Religious leaders call these people 'the unchurched.' In total, there are about 112.3 million Americans who currently do not attend church at all." Surveys attempting to gauge church attendance have proven to be notoriously unreliable at times. O'Hair notes the first attempt in 1906 by the Bureau of the Census, saying that the agency "...began to encounter problems. There was a lack of accurate and complete lists, since churches that had become dead of dormant were still carried on the rolls..."

Many churches, including the Roman Catholic religion, base membership figures on questionable statistics such as baptismal records. While the Vatican now claims over 60 million believers in the United States, other trends -- declining enrollment for the priesthood, closing of entire parishes for lack of funds and members -- suggest this number may be exaggerated . O'Hair noted that "Churches continue to list among their memberships more people than could possibly be accommodated in the church buildings."

While traditional, organized religion seems to be faced with an eroding support base, that does not mean that the culture is awash in secularism and the acceptance of Reason. So-called "new religions", including cultish spiritual groups, are reportedly enjoying a comeback on university campuses.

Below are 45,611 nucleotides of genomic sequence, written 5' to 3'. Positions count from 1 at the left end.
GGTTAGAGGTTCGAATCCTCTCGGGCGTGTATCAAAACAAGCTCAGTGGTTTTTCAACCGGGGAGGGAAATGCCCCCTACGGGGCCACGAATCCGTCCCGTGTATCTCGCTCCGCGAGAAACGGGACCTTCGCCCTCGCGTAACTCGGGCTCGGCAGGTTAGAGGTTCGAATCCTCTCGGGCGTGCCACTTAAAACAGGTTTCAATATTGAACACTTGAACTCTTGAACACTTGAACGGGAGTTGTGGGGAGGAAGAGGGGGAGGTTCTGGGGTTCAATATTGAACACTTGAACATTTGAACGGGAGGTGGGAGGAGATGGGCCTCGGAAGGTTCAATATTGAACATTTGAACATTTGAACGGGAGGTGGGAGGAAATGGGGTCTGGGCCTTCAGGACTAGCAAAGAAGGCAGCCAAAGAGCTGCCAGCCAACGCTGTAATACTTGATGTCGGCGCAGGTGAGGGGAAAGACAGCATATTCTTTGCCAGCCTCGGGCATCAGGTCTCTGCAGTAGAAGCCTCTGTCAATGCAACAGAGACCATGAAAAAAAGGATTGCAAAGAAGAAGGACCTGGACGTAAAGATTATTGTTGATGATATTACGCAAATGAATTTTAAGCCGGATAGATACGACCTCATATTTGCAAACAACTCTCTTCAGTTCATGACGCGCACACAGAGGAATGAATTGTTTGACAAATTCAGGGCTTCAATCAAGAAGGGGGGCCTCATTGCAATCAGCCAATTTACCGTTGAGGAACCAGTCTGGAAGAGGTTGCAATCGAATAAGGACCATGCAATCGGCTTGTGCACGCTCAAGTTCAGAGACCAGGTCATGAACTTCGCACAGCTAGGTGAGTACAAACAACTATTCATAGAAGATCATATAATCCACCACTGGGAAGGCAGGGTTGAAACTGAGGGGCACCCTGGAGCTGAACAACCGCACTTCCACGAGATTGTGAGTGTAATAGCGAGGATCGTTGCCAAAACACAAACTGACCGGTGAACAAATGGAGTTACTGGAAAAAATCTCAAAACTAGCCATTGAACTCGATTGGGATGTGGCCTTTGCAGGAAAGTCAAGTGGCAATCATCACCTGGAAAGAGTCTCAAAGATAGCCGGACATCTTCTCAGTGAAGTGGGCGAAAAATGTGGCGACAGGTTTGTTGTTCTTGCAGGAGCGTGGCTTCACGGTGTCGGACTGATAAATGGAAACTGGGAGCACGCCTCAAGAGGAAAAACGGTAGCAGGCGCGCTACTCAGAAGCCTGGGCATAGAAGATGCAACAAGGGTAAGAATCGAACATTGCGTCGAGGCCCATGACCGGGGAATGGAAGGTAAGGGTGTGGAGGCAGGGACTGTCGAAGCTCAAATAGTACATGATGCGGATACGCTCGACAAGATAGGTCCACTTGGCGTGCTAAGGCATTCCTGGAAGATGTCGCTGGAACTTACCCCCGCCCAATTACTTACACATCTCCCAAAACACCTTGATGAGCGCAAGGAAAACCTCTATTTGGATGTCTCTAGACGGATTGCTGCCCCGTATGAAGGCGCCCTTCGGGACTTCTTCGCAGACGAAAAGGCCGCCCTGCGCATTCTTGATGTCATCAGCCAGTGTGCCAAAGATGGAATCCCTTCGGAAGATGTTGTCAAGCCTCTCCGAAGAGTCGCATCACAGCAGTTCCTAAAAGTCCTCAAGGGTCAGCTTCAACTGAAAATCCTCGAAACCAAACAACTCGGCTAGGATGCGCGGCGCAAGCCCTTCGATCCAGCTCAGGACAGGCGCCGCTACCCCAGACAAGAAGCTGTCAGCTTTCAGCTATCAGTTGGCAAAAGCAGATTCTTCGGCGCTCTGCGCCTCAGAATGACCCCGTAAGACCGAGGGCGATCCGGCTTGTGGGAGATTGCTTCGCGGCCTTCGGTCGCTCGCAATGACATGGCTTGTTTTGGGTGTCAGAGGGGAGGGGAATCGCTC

The Christian Science Monitor recently noted that "The move toward religion on college campuses is broad-based and includes everything from Judaism to New Age to Buddhism..."

Observers note that this trend emphasizes "spirituality" rather than institutionalized religious belief and ritual. There are also considerable social, economic and cultural factors which can still stimulate religious interest and participation. They include:

* The creation of a "religious marketplace" where "spiritually hungry" consumers pick-and-choose belief systems less on doctrinal authority than on a sense of "what right for them."

* A growth in religion based partially on ethnic or political identity. The Monitor pointed to Cornell University which "offered its first major in religious studies three years ago and has seen a growing number of ethnic religious groups set up on campus." Islam is perhaps the obvious manifestation in this trend, appealing to growing numbers of blacks. Mainstream Christian black religious leaders see themselves in a growing, problematic relationship with often more militant Muslim groups, including Louis Farrakhan's Nation of Islam.

* Interest in pseudo-science and crank "spirituality" or "eastern religions" may be a surrogate for more traditional religious belief. Considerable numbers of Americans believe in the existence of devils, angels and UFO's; often, those beliefs reflect a hodge-podge of new age tenets and orthodox religion.

* "Basically this generation is Biblically illiterate," one campus minister told The Monitor.

* A quest for "spirituality" has become intertwined with other cultural developments, including personal searches for identity, self- actualization and fulfillment. Twelve step, "recovery" and self-help movements have become increasingly religious or "spiritual."